Hemanth Koralla was working as a software developer for General Motors when he received a LinkedIn message inviting him to apply for a NASA contract position with Jacobs Technology. While unexpected, Koralla seized the opportunity. “You can’t say no to NASA!”

Koralla has spent the last two years helping to develop the Vehicle System Manager (VSM) for Gateway, NASA’s lunar space station. The VSM is vehicle-level software that will allow the station’s different components to communicate with each other and enable both human-directed and autonomous operations. Much of Koralla’s work involves designing prototypes for software that can build Gateway’s autonomous capabilities. He is also part of a design support team that works to “unblock problems” for the VSM team and provide help wherever it is needed.

An Indian man wearing glasses and traditional attire speaks at a podium with the NASA meatball on the front.
Hemanth Koralla addresses the audience at Johnson Space Center’s Asians Succeeding in Innovation and Aerospace (ASIA) Employee Resource Group (ERG) Asian American, Native Hawaiian, and Pacific Islander (AA and NHPI) Heritage Month festival in 2023.
NASA/Josh Valcarcel

Reflecting on his favorite NASA experiences to date, Koralla declared the community at NASA’s Johnson Space Center to be “much more exciting” than in his previous positions, citing his opportunity to don Cosmo’s inflatable mascot suit for an Artemis I launch event as one example. “I just love how these emails go out asking, who wants to be a part of this? I said, yes, I’m going to do that, and then I just showed up and got to be Cosmo and take pictures with people. I didn’t expect to do that, and it was a really fun experience,” he said.

Koralla has also enjoyed helping to organize the Engineering Directorate’s annual employee picnics, in part because they have allowed him to meet colleagues from across the entire organization. His involvement in the planning created other opportunities, as well. “As a thank you, they invited us to the OSIRIS-REx sample reveal,” he said. “It’s those moments that you step back and realize, wow, we’re working on something really cool here.”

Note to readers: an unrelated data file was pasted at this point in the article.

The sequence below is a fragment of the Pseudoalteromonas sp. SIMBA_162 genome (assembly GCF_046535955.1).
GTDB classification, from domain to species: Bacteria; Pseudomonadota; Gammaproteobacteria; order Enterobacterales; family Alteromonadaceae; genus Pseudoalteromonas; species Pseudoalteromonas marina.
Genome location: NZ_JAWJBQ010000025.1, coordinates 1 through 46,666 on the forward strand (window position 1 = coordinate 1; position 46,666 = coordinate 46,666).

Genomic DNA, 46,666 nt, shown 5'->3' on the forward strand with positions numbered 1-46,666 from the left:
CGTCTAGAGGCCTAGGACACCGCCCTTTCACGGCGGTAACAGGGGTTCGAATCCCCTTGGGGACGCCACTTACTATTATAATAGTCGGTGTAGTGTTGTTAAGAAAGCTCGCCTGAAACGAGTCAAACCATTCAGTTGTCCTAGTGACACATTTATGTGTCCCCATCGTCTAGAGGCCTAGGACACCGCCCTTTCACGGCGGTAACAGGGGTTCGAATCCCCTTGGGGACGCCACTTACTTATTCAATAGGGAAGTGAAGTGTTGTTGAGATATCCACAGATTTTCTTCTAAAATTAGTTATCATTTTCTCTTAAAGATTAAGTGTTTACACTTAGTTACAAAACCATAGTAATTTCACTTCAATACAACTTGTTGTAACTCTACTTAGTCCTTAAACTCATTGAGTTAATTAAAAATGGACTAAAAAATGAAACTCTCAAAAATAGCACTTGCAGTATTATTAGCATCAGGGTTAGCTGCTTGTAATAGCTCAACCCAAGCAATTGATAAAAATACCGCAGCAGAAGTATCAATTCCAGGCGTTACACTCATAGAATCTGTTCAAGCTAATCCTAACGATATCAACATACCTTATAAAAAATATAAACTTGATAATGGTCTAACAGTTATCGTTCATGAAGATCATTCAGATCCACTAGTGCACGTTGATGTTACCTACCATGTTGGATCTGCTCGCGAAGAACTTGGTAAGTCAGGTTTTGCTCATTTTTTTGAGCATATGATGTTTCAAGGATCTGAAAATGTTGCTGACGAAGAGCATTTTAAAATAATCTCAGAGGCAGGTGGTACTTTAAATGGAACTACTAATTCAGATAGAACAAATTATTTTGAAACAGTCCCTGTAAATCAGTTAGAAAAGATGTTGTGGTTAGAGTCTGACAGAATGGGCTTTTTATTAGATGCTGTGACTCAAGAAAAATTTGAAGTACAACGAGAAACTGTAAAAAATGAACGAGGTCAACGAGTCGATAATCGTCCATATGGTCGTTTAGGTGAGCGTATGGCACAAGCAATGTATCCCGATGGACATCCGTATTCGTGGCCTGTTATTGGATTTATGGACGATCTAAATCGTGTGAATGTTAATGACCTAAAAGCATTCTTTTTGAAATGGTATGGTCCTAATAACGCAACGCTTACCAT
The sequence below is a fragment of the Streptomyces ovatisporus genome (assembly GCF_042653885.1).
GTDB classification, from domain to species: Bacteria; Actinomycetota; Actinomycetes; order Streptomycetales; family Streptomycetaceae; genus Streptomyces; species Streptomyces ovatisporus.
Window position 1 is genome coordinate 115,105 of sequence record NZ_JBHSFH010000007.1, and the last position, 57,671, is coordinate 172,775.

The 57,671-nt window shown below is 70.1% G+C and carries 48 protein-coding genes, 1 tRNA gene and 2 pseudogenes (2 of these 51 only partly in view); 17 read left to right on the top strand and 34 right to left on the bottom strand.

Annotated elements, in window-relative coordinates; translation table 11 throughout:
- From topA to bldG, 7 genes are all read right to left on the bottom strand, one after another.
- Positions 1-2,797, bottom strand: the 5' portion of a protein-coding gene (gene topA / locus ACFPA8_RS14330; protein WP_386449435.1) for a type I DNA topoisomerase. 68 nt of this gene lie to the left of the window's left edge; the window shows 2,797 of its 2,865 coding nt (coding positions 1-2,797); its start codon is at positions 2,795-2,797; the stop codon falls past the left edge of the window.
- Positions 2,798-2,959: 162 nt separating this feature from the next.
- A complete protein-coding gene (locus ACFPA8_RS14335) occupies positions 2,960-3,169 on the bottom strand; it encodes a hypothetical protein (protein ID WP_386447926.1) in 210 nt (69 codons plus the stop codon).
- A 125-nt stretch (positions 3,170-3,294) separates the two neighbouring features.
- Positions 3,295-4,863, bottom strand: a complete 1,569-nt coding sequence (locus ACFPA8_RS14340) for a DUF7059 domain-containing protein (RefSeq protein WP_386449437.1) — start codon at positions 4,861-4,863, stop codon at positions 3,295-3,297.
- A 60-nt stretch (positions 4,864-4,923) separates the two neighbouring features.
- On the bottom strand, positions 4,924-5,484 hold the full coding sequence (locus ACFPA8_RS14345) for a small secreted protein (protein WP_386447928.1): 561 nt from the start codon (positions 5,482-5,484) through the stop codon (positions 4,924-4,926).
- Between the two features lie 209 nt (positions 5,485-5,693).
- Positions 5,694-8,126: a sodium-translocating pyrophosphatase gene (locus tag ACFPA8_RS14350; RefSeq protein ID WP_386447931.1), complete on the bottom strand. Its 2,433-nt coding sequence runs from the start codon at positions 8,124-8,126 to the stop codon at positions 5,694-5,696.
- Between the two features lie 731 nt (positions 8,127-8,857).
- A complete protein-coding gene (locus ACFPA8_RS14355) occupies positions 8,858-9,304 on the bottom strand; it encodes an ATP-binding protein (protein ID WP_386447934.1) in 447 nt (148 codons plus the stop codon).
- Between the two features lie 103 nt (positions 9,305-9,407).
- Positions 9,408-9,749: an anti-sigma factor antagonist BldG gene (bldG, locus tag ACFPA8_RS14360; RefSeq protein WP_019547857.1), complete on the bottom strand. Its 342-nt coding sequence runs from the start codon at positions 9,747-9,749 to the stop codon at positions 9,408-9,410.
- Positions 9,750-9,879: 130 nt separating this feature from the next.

Koralla got active in the ASIA Employee Resource Group (ERG) shortly after arriving at Johnson in 2022, when the chair asked him to join as a cohort member and to help lead the group’s social activities. He was elected as the ERG’s recording secretary for 2023. In that role, Koralla continued to play an important part in the group’s events – including its AA and NHPI Heritage Month festival. He was particularly inspired by NASA astronaut Jonny Kim, whom he got to introduce as the festival’s emcee, and the performers who helped celebrate diversity at Johnson.

A group of eight male and female Asian American individuals pose for a photograph with NASA astronaut Jonny Kim and a spacesuit.
Hemanth Koralla (third from left) poses with ASIA ERG board members and NASA astronaut Jonny Kim during the group’s AA and NHPI Heritage Month festival.
NASA/Josh Valcarcel

Koralla observed that the festival and other ASIA ERG events help spread cultural awareness, noting, as an example, that he did not know Nowruz was a holiday until the ERG organized a related celebration. An Iftar dinner, the fast-breaking evening meal of Muslims in Ramadan, was another opportunity to engage with Johnson team members. “There’s such a big community at NASA that this opens the door for them to meet each other as well,” he said.

Meeting diverse Johnson colleagues and building connections through the ERG has given Koralla a better picture of NASA’s full scope of work.

Outside of the ERG, Koralla tries to support diversity and inclusion by making sure everyone’s voice is heard. “We do these deep dives where we try to work out a design for something in six to eight weeks. I definitely notice that people who are earlier in their career have a tougher time speaking up, which I can relate to because I’ve been in that situation. In those moments I try to say, let’s see what everyone in the room is thinking.”

He appreciates being part of a team that values the sharing of experiences and cultures, as well. “We have created a nice open space where we can talk openly about a lot of things and ask questions without any fear of judgment,” he said, noting that he and his teammates have many conversations about their respective cultures.

Koralla also points to the uniting power of food. “We had a Thanksgiving lunch last year, and most team members brought in typical Thanksgiving food. I didn’t grow up with that American tradition, so I brought in some Indian food instead,” he said. “It was a nice cultural sharing moment. Everyone bonds over food.”